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Charles Graham Blatchley (1828-1887)
1887 Obituary 
CHARLES GRAHAM BLATCHLEY, the eldest son of the late Charles Blatchley, Commander R.N., born at Ringwood, near Bristol, on the 23rd October, 1828.
After completing his pupilage he removed to Ipplepen, being employed as Resident Engineer on the South Devon Railway, between Newton-Abbot and Totness. On this work being finished, Mr. Brunel sent him to the Mickleton Tunnel on the Oxford, Worcester, and Wolverhampton Railway, a piece of work which had given considerable trouble to contractors, but which the Company successfully completed under Mr. Blatchley’s superintendence. During its progress he resided at Chipping Campden.
From thence, in the year 1852, he removed to Saltash, becoming Resident Engineer for the portion of the Cornwall Railway lying between Devonport and St. Germans, his work including the setting out of the Royal Albert Bridge.
In 1860 he removed to Falmouth, having been appointed Resident Engineer for the branch of the Cornwall Railway between Truro and that town, under Mr. R. P. Brereton, M.Inst.C.E., as Chief Engineer.
After the Falmouth line was opened, Mr. Blatchley went to Dublin in charge of the Dublin Trunk Connecting Railway, and on the stoppage of that undertaking he acted as Resident Engineer for his friend Mr. W. B. Lewis, M.Inst.C.E., on the Worcester, Bromyard, and Leominster Railway, residing for some three years at Bromyard, Herefordshire.
On the completion of the line to that place, in 1878, he retired to Cheltenham for the education of his daughters, only occasionally being employed in professional matters. During his residence in Cheltenham he was busily occupied in many religious and philanthropic efforts, and there, to the sorrow of a large circle of attached friends, he died on the 2nd October, 1887, aged fifty-eight years.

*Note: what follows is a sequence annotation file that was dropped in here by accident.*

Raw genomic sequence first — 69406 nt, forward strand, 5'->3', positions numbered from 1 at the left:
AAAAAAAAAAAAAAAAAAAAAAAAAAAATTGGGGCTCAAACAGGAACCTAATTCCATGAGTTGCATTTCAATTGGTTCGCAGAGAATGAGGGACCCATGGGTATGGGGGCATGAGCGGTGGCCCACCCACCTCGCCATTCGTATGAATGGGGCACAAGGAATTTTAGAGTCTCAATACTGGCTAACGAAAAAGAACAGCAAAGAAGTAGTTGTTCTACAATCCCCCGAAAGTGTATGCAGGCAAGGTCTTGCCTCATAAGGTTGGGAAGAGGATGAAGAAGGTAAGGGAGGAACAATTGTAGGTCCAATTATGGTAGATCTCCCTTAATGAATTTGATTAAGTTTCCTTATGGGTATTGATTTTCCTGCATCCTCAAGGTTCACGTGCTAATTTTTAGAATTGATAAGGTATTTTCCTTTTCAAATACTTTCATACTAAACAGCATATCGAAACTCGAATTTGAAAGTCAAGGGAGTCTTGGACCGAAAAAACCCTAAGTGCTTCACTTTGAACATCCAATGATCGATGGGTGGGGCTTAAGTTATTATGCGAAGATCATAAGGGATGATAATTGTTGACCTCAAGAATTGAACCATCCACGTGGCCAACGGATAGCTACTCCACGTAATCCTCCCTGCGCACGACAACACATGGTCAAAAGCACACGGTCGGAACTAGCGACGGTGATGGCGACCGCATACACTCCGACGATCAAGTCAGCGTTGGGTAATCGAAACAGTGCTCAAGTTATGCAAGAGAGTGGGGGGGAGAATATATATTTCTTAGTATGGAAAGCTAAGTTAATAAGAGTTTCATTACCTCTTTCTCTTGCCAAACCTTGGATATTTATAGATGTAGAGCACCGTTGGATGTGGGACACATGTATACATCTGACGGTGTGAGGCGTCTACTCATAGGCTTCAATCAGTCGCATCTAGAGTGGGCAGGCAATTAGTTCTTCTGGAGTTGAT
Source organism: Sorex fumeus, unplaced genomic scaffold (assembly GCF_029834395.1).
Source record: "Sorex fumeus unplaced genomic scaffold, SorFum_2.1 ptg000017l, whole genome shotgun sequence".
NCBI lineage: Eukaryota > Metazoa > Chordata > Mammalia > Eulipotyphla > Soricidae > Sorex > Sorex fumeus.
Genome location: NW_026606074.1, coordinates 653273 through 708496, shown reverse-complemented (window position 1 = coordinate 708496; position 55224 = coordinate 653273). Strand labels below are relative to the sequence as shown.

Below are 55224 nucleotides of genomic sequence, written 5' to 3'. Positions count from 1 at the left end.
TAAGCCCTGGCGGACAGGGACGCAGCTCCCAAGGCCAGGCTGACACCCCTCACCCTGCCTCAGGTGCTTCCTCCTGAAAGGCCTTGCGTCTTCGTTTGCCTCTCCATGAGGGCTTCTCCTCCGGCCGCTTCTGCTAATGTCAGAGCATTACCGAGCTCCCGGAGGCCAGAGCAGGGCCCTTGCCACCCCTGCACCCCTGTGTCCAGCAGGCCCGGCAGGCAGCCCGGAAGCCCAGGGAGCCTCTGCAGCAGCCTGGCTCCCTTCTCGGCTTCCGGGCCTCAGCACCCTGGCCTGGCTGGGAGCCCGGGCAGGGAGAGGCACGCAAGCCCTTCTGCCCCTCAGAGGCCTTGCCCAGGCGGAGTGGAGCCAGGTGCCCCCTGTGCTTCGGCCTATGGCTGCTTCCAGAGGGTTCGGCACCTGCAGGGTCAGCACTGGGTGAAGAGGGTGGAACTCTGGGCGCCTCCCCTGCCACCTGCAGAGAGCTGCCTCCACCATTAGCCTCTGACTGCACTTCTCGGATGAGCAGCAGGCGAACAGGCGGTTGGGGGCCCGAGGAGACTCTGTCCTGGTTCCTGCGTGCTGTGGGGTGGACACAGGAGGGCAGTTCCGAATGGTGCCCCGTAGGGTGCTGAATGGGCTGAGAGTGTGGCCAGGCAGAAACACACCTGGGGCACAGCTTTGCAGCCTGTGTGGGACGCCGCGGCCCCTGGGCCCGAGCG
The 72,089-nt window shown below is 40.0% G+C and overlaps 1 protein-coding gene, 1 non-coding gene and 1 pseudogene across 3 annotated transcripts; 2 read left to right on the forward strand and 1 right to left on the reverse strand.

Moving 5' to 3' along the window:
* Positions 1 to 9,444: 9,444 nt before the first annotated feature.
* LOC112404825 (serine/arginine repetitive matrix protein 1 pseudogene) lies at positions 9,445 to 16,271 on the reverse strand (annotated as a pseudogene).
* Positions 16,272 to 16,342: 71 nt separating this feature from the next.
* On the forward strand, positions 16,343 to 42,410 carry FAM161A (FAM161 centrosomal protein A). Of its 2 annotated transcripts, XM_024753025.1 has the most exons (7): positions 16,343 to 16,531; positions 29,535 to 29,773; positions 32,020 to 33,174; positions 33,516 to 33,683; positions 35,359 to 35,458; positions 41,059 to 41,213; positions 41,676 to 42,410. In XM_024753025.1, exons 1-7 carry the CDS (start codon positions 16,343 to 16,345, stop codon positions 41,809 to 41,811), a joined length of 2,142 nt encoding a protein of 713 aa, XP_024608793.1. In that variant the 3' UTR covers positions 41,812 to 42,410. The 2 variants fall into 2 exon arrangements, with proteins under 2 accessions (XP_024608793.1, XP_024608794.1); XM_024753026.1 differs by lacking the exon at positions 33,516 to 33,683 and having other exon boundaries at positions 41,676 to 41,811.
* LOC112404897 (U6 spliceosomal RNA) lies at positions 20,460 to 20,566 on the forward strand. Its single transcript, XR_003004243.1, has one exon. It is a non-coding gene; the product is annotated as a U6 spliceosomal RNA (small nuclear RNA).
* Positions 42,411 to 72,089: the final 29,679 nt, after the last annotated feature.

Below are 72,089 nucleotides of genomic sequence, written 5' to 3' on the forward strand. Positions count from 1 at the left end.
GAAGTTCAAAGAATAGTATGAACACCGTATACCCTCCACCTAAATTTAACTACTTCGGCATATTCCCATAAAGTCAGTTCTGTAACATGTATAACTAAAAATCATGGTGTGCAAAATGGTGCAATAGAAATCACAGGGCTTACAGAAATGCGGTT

Mr. Blatchley was a man of singularly consistent character ; he sought to do everything thoroughly and well, and this in the whole of life, as well as in particular duties, and the conscientious care with which he carried out the details of every engineering work committed to his charge, appeared also in family and social relations, and in the performance of the many public services he voluntarily undertook. Although of quiet and retiring habits, his usefulness caused him to be widely known and greatly esteemed wherever he resided, and he was followed to his grave in Leckhampton churchyard by many of the leading residents of Cheltenham.
He was elected a Member on the 1st of December, 1813